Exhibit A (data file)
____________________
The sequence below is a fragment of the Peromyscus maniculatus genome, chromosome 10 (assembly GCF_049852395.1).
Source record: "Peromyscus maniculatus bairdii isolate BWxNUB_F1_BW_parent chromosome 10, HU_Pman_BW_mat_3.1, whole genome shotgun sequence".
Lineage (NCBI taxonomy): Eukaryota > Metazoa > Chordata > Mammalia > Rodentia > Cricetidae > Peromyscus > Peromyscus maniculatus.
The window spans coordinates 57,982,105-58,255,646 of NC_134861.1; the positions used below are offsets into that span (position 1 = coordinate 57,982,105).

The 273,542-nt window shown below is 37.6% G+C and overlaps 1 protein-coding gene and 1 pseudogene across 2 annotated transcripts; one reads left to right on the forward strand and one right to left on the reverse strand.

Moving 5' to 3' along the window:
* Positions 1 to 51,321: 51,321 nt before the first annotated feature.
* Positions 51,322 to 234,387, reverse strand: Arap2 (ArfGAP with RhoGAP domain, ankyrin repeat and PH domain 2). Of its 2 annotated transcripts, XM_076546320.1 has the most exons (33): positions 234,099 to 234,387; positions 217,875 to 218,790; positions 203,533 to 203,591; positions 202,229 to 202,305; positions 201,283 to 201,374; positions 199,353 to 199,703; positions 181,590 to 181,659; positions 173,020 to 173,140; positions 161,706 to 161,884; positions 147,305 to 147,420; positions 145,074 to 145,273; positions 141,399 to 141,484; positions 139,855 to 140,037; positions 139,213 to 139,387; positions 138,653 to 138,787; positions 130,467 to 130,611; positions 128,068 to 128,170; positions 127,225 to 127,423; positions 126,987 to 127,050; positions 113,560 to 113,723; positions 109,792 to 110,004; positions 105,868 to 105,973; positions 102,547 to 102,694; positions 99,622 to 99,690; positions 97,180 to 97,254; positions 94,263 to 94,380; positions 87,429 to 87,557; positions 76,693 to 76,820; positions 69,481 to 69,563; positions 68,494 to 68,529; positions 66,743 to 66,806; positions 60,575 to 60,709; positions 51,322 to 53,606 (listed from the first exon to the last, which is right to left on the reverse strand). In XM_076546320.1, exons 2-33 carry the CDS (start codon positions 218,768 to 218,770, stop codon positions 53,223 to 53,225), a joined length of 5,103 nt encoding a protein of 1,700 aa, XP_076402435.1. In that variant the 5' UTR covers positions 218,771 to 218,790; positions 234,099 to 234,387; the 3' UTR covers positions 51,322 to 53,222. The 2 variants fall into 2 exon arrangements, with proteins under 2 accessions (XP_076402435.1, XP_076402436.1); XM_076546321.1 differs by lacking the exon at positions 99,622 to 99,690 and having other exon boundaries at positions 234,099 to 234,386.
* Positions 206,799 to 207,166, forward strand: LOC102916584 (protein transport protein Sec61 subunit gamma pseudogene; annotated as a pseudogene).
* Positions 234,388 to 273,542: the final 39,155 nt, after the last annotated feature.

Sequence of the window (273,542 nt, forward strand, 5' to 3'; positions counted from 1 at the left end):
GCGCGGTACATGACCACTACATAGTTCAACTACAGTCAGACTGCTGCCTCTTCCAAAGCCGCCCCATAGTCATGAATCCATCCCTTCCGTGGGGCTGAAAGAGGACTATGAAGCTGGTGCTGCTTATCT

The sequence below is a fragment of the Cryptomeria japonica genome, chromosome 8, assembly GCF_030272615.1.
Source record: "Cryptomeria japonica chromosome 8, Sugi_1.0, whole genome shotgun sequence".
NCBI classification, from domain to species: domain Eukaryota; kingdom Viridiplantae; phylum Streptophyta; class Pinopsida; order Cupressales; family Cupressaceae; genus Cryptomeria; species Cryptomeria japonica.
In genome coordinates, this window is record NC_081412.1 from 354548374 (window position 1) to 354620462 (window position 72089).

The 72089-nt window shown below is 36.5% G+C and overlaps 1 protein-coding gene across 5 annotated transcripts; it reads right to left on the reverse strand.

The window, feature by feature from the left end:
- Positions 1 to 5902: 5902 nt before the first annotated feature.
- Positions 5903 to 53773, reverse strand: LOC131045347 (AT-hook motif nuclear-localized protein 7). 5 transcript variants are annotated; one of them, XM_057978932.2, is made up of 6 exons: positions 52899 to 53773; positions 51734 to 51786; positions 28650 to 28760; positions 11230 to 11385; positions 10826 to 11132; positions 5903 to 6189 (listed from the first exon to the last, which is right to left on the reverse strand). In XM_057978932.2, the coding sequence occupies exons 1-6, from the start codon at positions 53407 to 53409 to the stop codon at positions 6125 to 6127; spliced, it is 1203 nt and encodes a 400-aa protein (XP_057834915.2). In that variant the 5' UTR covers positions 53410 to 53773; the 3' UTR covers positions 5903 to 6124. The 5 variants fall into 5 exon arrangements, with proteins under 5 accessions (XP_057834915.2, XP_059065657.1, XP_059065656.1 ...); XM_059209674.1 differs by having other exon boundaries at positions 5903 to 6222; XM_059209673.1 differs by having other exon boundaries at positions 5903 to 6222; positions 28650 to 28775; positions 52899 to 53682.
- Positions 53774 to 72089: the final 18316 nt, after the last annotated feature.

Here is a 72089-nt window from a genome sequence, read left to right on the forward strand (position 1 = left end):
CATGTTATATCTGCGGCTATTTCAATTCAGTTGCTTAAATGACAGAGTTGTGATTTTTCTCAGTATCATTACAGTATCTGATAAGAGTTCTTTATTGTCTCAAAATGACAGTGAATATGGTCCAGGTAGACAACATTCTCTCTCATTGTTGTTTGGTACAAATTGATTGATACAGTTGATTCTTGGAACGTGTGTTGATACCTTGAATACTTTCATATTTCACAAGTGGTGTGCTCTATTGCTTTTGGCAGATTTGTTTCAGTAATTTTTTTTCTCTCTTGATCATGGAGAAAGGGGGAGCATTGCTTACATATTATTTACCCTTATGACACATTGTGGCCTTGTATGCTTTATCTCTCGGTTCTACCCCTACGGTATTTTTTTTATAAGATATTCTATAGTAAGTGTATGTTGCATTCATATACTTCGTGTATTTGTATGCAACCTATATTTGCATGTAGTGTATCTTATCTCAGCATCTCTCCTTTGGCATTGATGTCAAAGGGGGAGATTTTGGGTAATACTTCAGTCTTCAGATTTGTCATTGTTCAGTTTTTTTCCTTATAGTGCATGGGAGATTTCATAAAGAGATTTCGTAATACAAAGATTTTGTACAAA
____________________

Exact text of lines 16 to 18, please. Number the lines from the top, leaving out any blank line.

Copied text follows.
In genome coordinates, this window is record NC_081412.1 from 354548374 (window position 1) to 354620462 (window position 72089).

The 72089-nt window shown below is 36.5% G+C and overlaps 1 protein-coding gene across 5 annotated transcripts; it reads right to left on the reverse strand.

The window, feature by feature from the left end: